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Shanghai bourse suspends Syngenta IPO on missing financial info

Listing would have been world's largest this year, as Lenovo also pulls out

Syngenta, the Switzerland-based seeds and crop protection giant, was bought in 2017 for $43 billion by ChemChina, which was folded into Sinochem Holdings Corp. this year.   © Reuters

BEIJING (Reuters) -- Syngenta Group's planned $10 billion initial public offering in China has been suspended because the agrochemicals giant has not updated its application with its latest financial results, the Shanghai Stock Exchange said on Monday.

The Chinese-owned company's application to list on Shanghai's STAR Market was accepted at the start of July and was widely expected to be the world's largest flotation this year.

Syngenta did not respond to requests for comment.

The STAR market suspended 57 applications on Sept. 30, citing a lack of updated financial information.

Under bourse rules for vetting STAR Market listings, applicants must provide additional information if financial materials in applications are outdated.

Financial reports contained in a company's IPO prospectus are valid up to six months, according to China's securities regulator. Syngenta's application featured financial information up to March-end, meaning it was outdated after Sept. 30.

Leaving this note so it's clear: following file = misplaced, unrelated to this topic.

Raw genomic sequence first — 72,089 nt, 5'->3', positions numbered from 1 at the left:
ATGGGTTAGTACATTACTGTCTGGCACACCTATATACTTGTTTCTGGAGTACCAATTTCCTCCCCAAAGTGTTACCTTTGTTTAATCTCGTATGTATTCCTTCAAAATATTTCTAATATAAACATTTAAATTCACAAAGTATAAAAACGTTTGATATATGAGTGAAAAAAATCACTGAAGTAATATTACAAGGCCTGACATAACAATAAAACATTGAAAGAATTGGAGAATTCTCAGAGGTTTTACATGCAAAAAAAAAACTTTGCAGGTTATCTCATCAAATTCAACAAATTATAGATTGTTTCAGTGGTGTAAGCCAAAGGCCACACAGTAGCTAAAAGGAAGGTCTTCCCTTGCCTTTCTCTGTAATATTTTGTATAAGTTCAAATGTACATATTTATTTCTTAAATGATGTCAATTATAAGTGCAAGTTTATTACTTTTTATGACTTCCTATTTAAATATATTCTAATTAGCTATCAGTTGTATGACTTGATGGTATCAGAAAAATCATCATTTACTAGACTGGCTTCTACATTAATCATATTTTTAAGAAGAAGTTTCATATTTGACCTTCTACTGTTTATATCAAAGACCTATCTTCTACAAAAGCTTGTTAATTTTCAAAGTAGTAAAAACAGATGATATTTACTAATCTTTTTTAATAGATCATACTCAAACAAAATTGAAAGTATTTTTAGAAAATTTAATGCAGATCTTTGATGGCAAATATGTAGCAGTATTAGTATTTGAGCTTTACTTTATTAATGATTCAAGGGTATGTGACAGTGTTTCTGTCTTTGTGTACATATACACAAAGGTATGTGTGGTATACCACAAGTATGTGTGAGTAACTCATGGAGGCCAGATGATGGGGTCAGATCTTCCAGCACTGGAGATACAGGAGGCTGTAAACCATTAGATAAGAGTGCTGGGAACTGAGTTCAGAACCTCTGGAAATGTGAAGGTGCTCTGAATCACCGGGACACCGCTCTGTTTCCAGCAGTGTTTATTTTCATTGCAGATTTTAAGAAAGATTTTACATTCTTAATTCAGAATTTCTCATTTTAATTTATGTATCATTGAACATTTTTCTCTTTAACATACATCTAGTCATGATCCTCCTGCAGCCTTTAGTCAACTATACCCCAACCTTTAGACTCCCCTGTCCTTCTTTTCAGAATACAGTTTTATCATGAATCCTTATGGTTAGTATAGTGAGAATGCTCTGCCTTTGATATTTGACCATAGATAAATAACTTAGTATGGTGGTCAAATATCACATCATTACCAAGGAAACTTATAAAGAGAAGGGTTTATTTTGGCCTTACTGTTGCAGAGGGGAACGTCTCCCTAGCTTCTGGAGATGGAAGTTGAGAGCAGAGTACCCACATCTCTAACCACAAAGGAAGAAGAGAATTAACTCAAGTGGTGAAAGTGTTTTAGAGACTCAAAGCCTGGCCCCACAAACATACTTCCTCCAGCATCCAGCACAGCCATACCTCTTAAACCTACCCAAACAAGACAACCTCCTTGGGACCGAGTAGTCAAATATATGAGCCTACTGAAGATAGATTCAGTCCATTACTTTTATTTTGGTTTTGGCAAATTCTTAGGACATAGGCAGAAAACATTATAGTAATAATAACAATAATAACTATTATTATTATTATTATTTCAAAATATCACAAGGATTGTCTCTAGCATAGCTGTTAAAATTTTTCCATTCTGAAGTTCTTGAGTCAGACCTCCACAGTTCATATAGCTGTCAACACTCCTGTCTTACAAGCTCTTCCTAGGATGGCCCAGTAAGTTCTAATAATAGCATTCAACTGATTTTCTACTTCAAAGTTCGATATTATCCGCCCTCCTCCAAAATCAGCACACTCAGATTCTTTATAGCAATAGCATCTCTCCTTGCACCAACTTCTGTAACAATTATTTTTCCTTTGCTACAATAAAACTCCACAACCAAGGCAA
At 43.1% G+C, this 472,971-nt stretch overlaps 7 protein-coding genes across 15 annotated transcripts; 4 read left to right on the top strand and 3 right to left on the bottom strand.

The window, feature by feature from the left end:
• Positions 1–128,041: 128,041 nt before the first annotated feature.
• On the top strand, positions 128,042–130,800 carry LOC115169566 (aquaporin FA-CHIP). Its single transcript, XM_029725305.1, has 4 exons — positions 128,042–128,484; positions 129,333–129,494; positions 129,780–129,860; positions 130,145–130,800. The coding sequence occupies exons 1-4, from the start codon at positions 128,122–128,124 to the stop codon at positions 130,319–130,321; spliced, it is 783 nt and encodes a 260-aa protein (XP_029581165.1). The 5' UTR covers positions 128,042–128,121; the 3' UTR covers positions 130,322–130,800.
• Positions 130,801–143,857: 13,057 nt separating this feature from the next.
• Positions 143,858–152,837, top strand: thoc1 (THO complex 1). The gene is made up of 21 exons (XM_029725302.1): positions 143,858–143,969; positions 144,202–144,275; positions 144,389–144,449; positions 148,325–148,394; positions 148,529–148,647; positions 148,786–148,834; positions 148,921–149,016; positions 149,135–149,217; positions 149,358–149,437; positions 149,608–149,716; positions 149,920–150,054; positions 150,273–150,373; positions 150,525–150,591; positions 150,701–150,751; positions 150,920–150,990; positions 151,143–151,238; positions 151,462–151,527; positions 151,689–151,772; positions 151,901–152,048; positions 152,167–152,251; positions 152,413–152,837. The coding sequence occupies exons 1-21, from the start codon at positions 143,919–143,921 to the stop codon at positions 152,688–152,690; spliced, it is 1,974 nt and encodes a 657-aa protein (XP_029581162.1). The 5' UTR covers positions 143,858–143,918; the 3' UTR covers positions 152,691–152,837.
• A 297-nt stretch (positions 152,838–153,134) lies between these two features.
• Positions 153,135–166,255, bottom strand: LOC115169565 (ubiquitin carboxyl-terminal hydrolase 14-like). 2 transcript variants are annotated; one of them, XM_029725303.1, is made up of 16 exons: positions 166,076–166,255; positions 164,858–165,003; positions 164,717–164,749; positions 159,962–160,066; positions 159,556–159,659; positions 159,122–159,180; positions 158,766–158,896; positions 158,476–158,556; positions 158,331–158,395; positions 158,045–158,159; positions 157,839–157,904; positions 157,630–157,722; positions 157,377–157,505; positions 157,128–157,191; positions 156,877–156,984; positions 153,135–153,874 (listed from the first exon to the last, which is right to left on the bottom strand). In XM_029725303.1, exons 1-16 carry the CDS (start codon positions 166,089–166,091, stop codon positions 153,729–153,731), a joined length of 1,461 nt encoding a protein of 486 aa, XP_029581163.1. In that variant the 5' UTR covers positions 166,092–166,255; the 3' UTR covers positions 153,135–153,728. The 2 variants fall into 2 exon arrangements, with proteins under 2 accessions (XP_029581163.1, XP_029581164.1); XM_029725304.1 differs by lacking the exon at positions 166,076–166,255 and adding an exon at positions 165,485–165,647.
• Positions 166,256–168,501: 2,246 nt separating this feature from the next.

The Switzerland-based seeds and crop protection giant was bought in 2017 for $43 billion by ChemChina, which was folded into Sinochem Holdings Corp. this year.

Following the flotation, the producer of pesticides and seeds is likely to be valued at around $60 billion including debt, or $50 billion without, sources previously told Reuters.

ChemChina is also considering a secondary listing for Syngenta that could take place less than a year after its Shanghai debut, with exchanges in Zurich, London and New York among the options being examined, sources have said.

Lenovo Group, the world's biggest personal computer maker, withdrew its application last week for a 10 billion yuan ($1.55 billion) share listing on STAR, days after it had been accepted.

On Sunday it said it had done so because of the possibility of the validity of financial information in its prospectus lapsing during the application's vetting. It did not detail reasons why the information may no longer be valid.

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